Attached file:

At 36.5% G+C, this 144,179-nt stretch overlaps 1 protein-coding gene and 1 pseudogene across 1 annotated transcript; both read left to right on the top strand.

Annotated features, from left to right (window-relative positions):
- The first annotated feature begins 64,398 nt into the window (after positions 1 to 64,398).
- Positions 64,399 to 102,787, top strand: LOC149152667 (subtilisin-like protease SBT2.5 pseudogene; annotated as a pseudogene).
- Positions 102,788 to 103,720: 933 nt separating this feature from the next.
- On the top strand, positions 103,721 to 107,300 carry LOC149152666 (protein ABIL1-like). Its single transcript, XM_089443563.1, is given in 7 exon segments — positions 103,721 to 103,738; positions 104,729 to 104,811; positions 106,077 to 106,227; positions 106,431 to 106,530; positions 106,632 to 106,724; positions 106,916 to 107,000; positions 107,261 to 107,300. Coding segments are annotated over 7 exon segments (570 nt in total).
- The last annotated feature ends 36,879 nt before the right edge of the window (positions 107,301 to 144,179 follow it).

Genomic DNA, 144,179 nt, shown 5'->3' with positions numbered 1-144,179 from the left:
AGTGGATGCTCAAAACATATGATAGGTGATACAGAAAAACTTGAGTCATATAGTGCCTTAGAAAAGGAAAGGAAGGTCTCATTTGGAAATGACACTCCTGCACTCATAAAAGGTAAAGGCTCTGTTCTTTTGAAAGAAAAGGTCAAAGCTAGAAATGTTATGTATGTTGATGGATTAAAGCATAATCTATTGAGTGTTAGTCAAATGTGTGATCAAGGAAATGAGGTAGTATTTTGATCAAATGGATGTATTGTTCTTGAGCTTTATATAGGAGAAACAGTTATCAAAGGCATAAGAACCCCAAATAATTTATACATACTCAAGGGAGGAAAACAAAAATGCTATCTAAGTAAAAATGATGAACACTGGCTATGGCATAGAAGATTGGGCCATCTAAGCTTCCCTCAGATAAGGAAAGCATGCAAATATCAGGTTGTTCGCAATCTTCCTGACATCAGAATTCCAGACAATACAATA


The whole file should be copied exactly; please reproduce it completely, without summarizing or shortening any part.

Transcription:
At 36.5% G+C, this 144,179-nt stretch overlaps 1 protein-coding gene and 1 pseudogene across 1 annotated transcript; both read left to right on the top strand.

Annotated features, from left to right (window-relative positions):
- The first annotated feature begins 64,398 nt into the window (after positions 1 to 64,398).
- Positions 64,399 to 102,787, top strand: LOC149152667 (subtilisin-like protease SBT2.5 pseudogene; annotated as a pseudogene).
- Positions 102,788 to 103,720: 933 nt separating this feature from the next.
- On the top strand, positions 103,721 to 107,300 carry LOC149152666 (protein ABIL1-like). Its single transcript, XM_089443563.1, is given in 7 exon segments — positions 103,721 to 103,738; positions 104,729 to 104,811; positions 106,077 to 106,227; positions 106,431 to 106,530; positions 106,632 to 106,724; positions 106,916 to 107,000; positions 107,261 to 107,300. Coding segments are annotated over 7 exon segments (570 nt in total).
- The last annotated feature ends 36,879 nt before the right edge of the window (positions 107,301 to 144,179 follow it).

Genomic DNA, 144,179 nt, shown 5'->3' with positions numbered 1-144,179 from the left:
AGTGGATGCTCAAAACATATGATAGGTGATACAGAAAAACTTGAGTCATATAGTGCCTTAGAAAAGGAAAGGAAGGTCTCATTTGGAAATGACACTCCTGCACTCATAAAAGGTAAAGGCTCTGTTCTTTTGAAAGAAAAGGTCAAAGCTAGAAATGTTATGTATGTTGATGGATTAAAGCATAATCTATTGAGTGTTAGTCAAATGTGTGATCAAGGAAATGAGGTAGTATTTTGATCAAATGGATGTATTGTTCTTGAGCTTTATATAGGAGAAACAGTTATCAAAGGCATAAGAACCCCAAATAATTTATACATACTCAAGGGAGGAAAACAAAAATGCTATCTAAGTAAAAATGATGAACACTGGCTATGGCATAGAAGATTGGGCCATCTAAGCTTCCCTCAGATAAGGAAAGCATGCAAATATCAGGTTGTTCGCAATCTTCCTGACATCAGAATTCCAGACAATACAATA